I wish I didn’t do this, but, whenever I read a story about children, I start wondering, “is this YA?” At the beginning of the story, I was thinking “no, this is a coming of age story for adults,” but at the end I wasn’t sure. Does it really matter?
At age eight, Egg is a little young to be “coming of age.” If the perspective had shifted to her older sister, it would have been fairly standard – teenage girl, first love, torn between leaving small town life and family obligations. But Egg is too young to consider leaving. She’s stuck. She spends a lot of time hiding from bullies, teachers, and her parents, but there’s no where to hide, really. This is the prairie, after all.
So Egg becomes a detective. She knows she’s not being told the truth about her brother’s death. In the course of doing the odd things that kids do – stealing small trinkets, hiding things away – she finds out, and forces the rest of her family to stop hiding from it as well.
I’m glad Egg is the hero. I loved Egg’s inner monologue – it felt right for a girl her age. She sees through a lot of the adult’s self-deception, but she isn’t one of those “adult in a kid’s body” characters, thank goodness. She’s curious and naive as well as smart and perceptive.
I loved the descriptions of farm life, of Alberta winter, of the clothes and music. Kobayashi isn’t afraid to set this story firmly in 1970s rural Alberta.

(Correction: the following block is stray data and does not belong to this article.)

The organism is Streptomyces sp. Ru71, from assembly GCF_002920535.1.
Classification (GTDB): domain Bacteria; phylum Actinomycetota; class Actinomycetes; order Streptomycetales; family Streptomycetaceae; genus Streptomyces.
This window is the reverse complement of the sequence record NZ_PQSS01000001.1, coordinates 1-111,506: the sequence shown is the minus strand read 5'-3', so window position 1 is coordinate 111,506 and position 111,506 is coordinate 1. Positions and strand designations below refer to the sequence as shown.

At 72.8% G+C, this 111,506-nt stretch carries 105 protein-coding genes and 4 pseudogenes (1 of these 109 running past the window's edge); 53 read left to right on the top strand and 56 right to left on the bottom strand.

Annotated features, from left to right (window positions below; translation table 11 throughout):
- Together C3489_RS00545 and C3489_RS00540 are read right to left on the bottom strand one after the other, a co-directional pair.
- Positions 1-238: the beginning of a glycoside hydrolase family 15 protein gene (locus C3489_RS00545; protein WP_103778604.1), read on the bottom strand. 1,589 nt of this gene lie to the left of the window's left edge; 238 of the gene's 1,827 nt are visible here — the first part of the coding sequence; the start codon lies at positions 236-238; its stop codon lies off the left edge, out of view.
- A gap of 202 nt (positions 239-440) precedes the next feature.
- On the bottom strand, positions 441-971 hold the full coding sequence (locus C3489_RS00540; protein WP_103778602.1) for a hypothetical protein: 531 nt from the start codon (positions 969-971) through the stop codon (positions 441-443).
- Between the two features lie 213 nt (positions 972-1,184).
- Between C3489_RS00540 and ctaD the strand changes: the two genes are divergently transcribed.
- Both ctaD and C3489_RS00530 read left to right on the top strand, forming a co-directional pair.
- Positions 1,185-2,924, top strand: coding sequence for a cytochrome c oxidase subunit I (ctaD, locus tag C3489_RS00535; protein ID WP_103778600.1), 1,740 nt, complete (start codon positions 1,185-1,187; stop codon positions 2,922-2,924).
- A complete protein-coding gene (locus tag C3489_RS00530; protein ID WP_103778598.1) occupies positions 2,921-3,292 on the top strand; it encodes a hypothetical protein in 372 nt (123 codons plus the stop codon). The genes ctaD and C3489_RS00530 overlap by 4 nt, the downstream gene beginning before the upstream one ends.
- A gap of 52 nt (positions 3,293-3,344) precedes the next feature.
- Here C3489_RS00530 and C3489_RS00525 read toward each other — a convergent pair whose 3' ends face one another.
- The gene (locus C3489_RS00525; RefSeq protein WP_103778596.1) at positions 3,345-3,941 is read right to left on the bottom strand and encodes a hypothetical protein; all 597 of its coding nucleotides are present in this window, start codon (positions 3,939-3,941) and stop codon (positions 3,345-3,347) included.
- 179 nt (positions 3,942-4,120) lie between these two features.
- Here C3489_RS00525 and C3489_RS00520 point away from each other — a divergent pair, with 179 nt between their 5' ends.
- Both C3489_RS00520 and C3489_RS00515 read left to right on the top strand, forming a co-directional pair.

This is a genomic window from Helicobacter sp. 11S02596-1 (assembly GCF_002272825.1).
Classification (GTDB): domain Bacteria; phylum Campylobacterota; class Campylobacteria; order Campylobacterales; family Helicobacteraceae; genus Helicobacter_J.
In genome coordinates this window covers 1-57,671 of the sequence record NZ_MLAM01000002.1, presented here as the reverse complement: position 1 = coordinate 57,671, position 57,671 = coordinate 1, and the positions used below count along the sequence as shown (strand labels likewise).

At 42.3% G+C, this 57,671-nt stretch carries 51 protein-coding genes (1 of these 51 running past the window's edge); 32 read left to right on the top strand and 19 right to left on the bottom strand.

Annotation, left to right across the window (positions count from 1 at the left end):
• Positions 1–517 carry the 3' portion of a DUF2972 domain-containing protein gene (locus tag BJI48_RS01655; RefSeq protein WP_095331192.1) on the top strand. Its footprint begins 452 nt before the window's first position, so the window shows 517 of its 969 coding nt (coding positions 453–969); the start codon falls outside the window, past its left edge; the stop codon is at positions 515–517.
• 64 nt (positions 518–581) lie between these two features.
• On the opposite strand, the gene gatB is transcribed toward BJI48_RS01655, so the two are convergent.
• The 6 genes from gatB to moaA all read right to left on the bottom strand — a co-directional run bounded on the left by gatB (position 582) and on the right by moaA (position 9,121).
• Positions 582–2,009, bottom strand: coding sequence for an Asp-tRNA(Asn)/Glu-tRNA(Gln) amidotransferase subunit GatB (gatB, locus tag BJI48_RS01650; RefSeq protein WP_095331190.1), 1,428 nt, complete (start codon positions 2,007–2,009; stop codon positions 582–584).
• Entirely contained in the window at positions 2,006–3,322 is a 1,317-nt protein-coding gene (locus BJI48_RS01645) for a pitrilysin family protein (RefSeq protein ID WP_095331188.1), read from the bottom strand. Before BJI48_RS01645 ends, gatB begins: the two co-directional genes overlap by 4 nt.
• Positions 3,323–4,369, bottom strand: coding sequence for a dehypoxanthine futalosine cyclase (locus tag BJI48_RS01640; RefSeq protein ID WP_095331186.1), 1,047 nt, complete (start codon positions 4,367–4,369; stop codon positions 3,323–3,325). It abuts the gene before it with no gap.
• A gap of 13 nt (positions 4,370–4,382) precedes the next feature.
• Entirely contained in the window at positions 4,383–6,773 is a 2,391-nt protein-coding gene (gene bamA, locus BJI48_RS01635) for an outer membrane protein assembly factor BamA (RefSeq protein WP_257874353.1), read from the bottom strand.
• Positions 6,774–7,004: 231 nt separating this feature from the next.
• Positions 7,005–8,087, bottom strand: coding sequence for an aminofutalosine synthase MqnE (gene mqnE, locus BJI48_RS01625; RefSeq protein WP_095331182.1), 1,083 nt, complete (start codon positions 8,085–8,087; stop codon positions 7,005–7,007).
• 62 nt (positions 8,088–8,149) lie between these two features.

Back to this “YA or not” thing: the ending was a little too easy, too happy, and too tied up. Is this a YA thing, I wonder? Is this the author giving the kids their happy ending? It felt a little too fairytale for me, for a story that had, to this point, been very realistic and dark.
Though now, looking back through the book, I see fairy tales and myths are woven throughout the story:
Kathy says fairy tales are stories told to children so they can learn about the world. The Moral of the Story is Don’t Be So Stupid like in Little Red Riding Hood or Don’t Be Greedy like in Goldilocks and the Three Bears. Egg’s favourite story is Rumplestiltskin. You would think the hero would be the queen but she didn’t do anything, just cried until Rumple can around and saved her butt. He was the one who could spin straw into gold. The king was the evil one, telling her if she didn’t spin the straw into gold he would kill her, and he got all the gold in the end. Kathy says that is called Capitalism.
There might be more to this ending than I thought. YA or not, I do recommend this book for kids and adults alike.
Thank you to Goose Lane Editions for the review copy!
Books read: 1